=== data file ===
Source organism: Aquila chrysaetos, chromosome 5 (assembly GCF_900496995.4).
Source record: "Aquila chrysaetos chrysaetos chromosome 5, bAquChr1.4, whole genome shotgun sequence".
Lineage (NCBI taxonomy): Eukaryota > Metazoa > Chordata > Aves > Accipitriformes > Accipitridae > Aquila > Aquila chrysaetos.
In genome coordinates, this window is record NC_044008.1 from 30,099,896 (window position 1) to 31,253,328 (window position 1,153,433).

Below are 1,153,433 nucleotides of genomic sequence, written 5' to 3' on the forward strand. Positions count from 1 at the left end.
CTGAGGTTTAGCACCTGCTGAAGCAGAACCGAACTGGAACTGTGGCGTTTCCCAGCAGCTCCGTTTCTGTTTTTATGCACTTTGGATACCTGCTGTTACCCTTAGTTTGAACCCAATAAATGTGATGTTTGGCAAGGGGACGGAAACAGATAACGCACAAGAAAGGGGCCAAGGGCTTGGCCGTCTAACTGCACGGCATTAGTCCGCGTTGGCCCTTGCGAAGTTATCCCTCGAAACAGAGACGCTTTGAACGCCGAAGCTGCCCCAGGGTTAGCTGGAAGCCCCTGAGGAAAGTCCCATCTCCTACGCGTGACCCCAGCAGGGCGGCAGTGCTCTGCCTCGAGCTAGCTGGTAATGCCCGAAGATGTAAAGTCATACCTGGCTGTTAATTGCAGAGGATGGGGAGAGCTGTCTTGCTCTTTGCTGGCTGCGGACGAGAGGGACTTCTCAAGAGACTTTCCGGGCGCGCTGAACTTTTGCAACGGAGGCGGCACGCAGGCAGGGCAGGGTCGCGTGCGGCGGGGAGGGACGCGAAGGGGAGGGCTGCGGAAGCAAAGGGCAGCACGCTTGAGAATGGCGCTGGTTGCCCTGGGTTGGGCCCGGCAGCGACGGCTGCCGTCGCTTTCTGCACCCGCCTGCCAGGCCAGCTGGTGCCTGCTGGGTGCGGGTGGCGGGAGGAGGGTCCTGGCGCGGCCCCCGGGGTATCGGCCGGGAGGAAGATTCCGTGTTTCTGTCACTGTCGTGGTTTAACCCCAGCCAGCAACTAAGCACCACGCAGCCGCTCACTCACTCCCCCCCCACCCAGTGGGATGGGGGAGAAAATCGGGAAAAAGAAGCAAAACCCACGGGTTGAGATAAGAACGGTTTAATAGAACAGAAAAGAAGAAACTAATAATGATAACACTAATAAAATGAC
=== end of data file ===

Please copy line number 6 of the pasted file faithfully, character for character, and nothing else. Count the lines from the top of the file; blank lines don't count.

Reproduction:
CTGAGGTTTAGCACCTGCTGAAGCAGAACCGAACTGGAACTGTGGCGTTTCCCAGCAGCTCCGTTTCTGTTTTTATGCACTTTGGATACCTGCTGTTACCCTTAGTTTGAACCCAATAAATGTGATGTTTGGCAAGGGGACGGAAACAGATAACGCACAAGAAAGGGGCCAAGGGCTTGGCCGTCTAACTGCACGGCATTAGTCCGCGTTGGCCCTTGCGAAGTTATCCCTCGAAACAGAGACGCTTTGAACGCCGAAGCTGCCCCAGGGTTAGCTGGAAGCCCCTGAGGAAAGTCCCATCTCCTACGCGTGACCCCAGCAGGGCGGCAGTGCTCTGCCTCGAGCTAGCTGGTAATGCCCGAAGATGTAAAGTCATACCTGGCTGTTAATTGCAGAGGATGGGGAGAGCTGTCTTGCTCTTTGCTGGCTGCGGACGAGAGGGACTTCTCAAGAGACTTTCCGGGCGCGCTGAACTTTTGCAACGGAGGCGGCACGCAGGCAGGGCAGGGTCGCGTGCGGCGGGGAGGGACGCGAAGGGGAGGGCTGCGGAAGCAAAGGGCAGCACGCTTGAGAATGGCGCTGGTTGCCCTGGGTTGGGCCCGGCAGCGACGGCTGCCGTCGCTTTCTGCACCCGCCTGCCAGGCCAGCTGGTGCCTGCTGGGTGCGGGTGGCGGGAGGAGGGTCCTGGCGCGGCCCCCGGGGTATCGGCCGGGAGGAAGATTCCGTGTTTCTGTCACTGTCGTGGTTTAACCCCAGCCAGCAACTAAGCACCACGCAGCCGCTCACTCACTCCCCCCCCACCCAGTGGGATGGGGGAGAAAATCGGGAAAAAGAAGCAAAACCCACGGGTTGAGATAAGAACGGTTTAATAGAACAGAAAAGAAGAAACTAATAATGATAACACTAATAAAATGAC